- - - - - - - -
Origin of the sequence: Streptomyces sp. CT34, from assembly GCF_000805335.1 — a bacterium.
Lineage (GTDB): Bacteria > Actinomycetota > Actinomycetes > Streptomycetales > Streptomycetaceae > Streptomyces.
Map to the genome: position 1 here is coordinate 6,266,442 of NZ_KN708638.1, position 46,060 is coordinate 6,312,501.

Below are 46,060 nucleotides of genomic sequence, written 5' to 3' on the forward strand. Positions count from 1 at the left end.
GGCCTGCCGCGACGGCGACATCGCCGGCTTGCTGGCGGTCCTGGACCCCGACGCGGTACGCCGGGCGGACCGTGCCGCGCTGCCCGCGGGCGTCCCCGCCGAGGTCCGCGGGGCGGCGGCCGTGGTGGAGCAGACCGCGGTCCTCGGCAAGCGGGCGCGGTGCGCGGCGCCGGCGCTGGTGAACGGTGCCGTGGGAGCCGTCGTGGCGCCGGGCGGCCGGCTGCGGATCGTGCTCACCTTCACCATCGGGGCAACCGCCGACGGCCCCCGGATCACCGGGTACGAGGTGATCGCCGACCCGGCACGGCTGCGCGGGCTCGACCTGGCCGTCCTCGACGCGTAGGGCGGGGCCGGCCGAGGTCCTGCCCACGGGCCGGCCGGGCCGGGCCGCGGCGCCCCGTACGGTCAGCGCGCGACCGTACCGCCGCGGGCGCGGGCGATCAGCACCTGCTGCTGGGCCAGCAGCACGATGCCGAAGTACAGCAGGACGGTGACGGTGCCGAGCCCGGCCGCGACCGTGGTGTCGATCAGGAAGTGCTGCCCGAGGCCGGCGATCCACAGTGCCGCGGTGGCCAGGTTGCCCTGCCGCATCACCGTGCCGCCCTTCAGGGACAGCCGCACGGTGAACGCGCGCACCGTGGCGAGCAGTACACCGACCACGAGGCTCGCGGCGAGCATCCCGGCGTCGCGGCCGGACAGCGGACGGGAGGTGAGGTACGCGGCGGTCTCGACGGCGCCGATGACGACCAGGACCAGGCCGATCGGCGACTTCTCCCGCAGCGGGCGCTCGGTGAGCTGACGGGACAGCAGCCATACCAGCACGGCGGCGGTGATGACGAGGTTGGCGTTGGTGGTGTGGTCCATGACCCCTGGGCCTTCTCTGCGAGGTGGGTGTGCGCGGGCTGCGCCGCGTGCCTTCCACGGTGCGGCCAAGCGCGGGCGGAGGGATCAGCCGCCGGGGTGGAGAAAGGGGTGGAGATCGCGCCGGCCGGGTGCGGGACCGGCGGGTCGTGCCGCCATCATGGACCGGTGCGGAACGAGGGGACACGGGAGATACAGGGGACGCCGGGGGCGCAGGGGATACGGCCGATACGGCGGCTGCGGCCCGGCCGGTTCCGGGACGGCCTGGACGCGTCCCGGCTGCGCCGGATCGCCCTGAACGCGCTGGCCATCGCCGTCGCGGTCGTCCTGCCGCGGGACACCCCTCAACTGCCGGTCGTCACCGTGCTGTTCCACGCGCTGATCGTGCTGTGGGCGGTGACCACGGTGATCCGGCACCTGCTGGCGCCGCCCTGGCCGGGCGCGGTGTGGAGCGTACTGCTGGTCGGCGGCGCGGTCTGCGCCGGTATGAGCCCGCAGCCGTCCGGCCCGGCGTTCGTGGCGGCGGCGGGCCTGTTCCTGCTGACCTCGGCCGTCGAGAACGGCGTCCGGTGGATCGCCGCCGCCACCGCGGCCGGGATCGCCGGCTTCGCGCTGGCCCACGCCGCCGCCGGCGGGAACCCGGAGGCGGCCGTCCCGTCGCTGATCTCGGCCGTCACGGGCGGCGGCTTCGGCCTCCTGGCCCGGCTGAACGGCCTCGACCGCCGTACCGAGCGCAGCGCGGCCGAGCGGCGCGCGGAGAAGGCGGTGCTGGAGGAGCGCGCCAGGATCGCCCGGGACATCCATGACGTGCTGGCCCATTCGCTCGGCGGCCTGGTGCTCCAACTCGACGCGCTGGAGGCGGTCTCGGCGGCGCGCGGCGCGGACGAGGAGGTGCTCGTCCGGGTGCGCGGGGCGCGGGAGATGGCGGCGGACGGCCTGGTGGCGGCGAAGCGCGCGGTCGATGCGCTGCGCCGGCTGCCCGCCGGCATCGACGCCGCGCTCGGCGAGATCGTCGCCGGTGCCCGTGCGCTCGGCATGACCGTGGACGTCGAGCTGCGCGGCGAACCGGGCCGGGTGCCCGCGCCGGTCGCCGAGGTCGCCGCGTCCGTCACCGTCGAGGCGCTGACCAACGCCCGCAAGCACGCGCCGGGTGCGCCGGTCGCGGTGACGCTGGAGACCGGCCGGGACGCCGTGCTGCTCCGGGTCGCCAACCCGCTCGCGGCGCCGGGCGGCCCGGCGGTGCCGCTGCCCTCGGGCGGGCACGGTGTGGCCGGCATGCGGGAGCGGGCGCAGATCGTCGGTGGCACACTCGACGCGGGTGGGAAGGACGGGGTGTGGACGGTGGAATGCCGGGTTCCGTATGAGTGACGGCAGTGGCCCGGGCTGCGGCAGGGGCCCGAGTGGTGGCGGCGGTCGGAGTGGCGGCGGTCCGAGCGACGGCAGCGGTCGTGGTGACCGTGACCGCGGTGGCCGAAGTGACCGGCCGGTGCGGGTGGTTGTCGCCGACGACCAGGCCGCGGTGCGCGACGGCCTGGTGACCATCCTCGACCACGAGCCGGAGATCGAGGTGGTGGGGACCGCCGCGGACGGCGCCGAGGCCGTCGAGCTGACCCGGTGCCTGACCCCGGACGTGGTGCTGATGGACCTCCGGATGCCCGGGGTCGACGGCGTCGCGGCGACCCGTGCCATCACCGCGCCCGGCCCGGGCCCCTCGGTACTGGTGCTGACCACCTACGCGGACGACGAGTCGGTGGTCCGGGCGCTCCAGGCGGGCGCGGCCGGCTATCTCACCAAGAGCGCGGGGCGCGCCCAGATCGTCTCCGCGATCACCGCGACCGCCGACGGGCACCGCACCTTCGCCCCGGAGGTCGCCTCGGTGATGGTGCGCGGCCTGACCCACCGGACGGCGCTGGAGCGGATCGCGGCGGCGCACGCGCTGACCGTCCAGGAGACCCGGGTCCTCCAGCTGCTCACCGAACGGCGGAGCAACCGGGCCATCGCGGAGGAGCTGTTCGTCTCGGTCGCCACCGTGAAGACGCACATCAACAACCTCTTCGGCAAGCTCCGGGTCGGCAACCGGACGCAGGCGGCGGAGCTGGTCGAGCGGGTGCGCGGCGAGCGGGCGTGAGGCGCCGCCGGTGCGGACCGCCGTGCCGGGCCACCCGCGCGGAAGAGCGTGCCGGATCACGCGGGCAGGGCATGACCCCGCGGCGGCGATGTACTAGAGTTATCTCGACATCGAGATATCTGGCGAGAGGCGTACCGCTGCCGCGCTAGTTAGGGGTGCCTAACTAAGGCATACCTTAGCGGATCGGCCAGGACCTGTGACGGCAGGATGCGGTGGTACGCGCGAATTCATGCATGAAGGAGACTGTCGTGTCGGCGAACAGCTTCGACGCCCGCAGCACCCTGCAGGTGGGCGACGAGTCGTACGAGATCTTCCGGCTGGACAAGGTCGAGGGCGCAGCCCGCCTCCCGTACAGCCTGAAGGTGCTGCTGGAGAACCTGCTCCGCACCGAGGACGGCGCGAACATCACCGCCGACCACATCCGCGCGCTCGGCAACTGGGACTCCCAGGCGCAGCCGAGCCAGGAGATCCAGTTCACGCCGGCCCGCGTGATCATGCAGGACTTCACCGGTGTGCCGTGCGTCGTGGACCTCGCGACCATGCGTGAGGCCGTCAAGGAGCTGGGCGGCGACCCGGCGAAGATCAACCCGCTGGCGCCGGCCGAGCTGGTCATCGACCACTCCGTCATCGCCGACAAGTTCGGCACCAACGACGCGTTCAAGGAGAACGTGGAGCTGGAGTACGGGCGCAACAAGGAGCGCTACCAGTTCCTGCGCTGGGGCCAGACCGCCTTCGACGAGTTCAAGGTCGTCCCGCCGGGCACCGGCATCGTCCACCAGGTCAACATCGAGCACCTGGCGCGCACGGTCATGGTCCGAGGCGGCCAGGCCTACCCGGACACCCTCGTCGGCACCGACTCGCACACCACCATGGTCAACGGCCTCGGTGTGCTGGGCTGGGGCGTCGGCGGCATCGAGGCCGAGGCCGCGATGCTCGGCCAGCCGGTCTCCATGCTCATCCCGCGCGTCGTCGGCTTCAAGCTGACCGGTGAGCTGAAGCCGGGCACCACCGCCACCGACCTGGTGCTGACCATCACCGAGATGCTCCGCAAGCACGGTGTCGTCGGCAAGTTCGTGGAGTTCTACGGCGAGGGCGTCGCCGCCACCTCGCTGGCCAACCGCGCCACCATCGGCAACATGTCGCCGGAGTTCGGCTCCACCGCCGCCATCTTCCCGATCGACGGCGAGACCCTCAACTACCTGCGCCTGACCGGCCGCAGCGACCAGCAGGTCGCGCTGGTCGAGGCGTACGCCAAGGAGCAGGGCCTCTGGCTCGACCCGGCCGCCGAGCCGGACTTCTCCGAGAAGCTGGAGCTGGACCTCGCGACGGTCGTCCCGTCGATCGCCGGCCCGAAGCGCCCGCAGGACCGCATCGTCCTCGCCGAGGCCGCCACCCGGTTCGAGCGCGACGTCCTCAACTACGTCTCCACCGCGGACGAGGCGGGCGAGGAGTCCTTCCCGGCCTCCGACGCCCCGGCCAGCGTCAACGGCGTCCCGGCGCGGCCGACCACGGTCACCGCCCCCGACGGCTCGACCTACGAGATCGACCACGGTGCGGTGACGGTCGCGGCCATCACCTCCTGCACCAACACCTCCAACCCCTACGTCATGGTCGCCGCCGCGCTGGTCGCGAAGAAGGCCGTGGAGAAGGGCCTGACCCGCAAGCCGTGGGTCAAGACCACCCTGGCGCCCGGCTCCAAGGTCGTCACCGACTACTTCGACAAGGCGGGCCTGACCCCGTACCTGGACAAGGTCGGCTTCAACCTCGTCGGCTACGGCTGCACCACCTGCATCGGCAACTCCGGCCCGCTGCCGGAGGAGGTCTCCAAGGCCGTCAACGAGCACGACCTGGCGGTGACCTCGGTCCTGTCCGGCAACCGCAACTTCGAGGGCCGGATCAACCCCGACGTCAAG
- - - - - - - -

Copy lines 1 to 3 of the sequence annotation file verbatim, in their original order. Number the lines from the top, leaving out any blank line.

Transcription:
Origin of the sequence: Streptomyces sp. CT34, from assembly GCF_000805335.1 — a bacterium.
Lineage (GTDB): Bacteria > Actinomycetota > Actinomycetes > Streptomycetales > Streptomycetaceae > Streptomyces.
Map to the genome: position 1 here is coordinate 6,266,442 of NZ_KN708638.1, position 46,060 is coordinate 6,312,501.